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U.N. Draft Lets Iraqis Order Pullout

The U.S. and Britain hope for a vote Tuesday, though France wants Baghdad to have the right to sign off on sensitive missions.

June 07, 2004|Maggie Farley | Times Staff Writer

UNITED NATIONS — The United States and Britain want to vote Tuesday on a revised resolution for Iraq, but France and other Security Council members are pressing for a final point: to guarantee Iraq's right to approve sensitive military operations.

Buoyed by a largely receptive attitude toward an amended draft, the U.S. and Britain will present the revised version today. They hope to win unanimous backing by Tuesday so that the issue doesn't overshadow a Group of 8 economic summit in Sea Island, Ga.

In a special Sunday evening session, the council reviewed a new version of the resolution that gives Iraq's interim government the right to ask the multinational force to leave at any time -- a significant concession on the part of the U.S. and Britain made with assurances from the incoming Iraqi leaders that they won't press it.

"With those provisions, we believe we've met all the wishes of our colleagues," said British Ambassador Emyr Jones Parry. "We expect to be on the glide path to the vote on the resolution."

The resolution is supplemented by an exchange of letters between Iraqi Prime Minister Iyad Allawi and U.S. Secretary of State Colin L. Powell detailing the parameters for security cooperation in Iraq.

The letters say the U.S. commander and the Iraqi government will consult and coordinate on "fundamental security and policy issues including policy on sensitive offensive operations" through a committee on national security that will include the U.S. commander or a designated official.

There will also be national and local committees in Iraq for coordination.

But the exchange does not detail how to resolve potential disagreements over operations -- such as the recent clash over whether to use force or negotiate with Shiite militia leader Muqtada Sadr in Najaf -- and who has the ultimate say.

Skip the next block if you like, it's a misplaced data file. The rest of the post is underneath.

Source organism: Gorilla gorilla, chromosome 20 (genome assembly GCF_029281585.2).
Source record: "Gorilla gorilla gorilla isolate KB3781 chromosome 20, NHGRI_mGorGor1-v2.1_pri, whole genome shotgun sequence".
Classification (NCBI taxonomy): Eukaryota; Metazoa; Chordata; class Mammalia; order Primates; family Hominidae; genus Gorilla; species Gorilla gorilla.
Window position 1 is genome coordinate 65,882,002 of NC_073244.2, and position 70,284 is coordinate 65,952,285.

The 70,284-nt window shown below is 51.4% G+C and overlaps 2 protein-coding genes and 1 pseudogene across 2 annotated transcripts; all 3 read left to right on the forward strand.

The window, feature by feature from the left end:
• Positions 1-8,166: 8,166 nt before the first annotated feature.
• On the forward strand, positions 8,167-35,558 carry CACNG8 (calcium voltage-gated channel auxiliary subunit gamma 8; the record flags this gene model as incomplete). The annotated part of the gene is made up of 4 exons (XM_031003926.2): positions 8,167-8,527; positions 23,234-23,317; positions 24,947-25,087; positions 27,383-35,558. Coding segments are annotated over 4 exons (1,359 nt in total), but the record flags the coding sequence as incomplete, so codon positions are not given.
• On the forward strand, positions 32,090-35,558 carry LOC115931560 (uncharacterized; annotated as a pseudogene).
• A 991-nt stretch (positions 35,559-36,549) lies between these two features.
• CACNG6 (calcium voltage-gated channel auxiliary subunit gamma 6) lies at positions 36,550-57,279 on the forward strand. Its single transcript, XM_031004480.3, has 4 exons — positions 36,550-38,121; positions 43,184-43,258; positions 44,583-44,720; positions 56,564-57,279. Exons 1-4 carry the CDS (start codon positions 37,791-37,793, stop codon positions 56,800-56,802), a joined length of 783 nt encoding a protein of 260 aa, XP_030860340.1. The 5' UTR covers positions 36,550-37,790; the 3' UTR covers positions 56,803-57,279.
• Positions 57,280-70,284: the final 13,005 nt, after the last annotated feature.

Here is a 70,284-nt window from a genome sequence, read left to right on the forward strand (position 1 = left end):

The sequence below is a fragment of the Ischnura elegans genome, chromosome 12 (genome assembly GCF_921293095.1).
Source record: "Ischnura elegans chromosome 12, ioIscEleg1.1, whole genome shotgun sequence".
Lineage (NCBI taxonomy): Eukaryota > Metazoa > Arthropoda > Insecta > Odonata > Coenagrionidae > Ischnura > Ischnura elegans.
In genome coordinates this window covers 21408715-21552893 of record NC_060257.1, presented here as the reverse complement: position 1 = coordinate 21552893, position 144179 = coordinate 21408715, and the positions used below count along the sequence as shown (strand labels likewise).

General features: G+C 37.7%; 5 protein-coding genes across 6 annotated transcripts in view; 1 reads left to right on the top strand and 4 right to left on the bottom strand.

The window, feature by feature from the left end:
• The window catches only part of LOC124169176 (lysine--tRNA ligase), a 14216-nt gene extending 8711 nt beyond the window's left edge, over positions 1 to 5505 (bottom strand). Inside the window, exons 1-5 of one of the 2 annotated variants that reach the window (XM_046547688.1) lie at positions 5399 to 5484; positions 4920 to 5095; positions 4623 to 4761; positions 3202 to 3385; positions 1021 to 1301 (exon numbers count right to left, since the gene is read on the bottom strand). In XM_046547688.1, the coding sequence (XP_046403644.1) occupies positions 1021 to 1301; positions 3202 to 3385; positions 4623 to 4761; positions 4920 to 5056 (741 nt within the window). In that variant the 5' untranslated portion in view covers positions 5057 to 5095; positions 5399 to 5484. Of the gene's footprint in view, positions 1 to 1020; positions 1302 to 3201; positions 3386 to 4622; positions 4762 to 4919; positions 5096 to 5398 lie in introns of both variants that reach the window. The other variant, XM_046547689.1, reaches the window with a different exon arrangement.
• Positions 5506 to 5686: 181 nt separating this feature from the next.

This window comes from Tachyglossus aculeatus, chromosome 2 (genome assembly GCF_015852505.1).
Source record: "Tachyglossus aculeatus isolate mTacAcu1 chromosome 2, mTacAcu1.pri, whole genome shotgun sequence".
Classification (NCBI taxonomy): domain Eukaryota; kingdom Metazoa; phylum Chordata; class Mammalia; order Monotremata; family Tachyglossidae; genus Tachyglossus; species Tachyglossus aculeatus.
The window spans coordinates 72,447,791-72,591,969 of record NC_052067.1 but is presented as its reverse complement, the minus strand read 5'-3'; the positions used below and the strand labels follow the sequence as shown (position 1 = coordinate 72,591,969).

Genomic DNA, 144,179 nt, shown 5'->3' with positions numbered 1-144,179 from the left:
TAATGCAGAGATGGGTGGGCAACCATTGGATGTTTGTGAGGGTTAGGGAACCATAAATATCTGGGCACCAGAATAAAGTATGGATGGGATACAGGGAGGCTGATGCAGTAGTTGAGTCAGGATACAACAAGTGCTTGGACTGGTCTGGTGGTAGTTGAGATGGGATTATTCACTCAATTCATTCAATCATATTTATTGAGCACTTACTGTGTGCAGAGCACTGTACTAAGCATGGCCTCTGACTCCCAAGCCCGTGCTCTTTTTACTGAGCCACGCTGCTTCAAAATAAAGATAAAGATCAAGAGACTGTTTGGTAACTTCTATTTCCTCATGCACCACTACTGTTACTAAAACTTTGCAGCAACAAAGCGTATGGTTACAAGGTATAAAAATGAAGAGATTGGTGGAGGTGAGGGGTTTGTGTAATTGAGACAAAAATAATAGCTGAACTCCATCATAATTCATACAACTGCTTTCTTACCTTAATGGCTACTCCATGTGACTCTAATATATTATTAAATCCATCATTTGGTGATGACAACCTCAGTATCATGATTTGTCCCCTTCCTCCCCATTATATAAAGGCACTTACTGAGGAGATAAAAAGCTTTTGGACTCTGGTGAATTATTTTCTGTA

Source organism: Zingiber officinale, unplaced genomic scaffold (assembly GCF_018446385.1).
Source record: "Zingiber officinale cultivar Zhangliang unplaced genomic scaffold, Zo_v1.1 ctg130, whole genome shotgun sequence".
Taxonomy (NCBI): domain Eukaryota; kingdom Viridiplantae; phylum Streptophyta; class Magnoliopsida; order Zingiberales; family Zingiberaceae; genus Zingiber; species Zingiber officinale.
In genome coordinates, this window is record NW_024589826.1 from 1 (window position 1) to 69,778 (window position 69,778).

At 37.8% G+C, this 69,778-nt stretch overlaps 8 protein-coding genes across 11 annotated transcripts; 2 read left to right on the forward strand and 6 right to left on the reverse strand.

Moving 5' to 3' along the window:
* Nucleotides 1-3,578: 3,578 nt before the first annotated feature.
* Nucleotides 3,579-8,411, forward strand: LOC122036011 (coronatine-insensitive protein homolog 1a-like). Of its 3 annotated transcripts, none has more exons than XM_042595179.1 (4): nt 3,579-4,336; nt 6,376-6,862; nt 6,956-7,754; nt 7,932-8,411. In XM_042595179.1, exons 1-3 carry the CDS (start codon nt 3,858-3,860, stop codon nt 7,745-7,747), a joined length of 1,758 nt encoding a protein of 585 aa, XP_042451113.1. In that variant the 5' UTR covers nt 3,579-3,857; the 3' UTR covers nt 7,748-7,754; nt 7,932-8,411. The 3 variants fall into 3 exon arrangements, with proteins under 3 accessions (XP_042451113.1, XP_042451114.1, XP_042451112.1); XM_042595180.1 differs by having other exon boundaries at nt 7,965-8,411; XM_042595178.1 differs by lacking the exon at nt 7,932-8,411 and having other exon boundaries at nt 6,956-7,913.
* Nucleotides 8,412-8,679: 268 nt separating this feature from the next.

The letters also note that Iraq will maintain control over its own forces and police, but not over multinational troops.

Notably, Iraq will not have jurisdiction if any foreign troops violate its laws or international laws.

The correspondence will be attached to the resolution as annexes and is referred to within the text. But it may not have the same legal status as the resolution, legal experts said.

To protect Iraq's right to sign off on sensitive operations, France and other nations want the issues spelled out in the resolution, not merely contained in an annex.

France submitted an amendment saying that the Iraqi government should be able to decide whether its forces would participate in operations with multinational forces, and that for sensitive offensive operations, "the consent of the Iraqi Government should be required."

French Ambassador Jean-Marc de la Sabliere said, "This is what is in the letter, so we hope it is in the text."

The other Security Council members told the U.S. and Britain that they supported the amendment, said diplomats in the meeting.

The Sunday session was a last push in a negotiation that has lasted three weeks and undergone four text revisions. Divisions narrowed last week when Iraqi Foreign Minister Hoshyar Zebari told the council that Iraq needed international troops to help stabilize the country and wanted them to stay as long as necessary.

Zebari deflated demands by France, Germany, China and Russia to give Iraq a veto over the U.S. commander by privately telling diplomats that it wasn't necessary and that they should not be "more Iraqi than the Iraqis."

Algerian Ambassador Abdallah Baali, an early critic of the resolution, said that he supported the French amendment and that if it were incorporated, the Security Council would be close to consensus.

"There are no more real obstacles," he said.

The council also reviewed an amendment to the Transitional Administrative Law that will serve as a legal framework for the interim government until elections in January 2005.

The caretaker government agreed that it should refrain from making long-term decisions or contracts that would bind an elected government.

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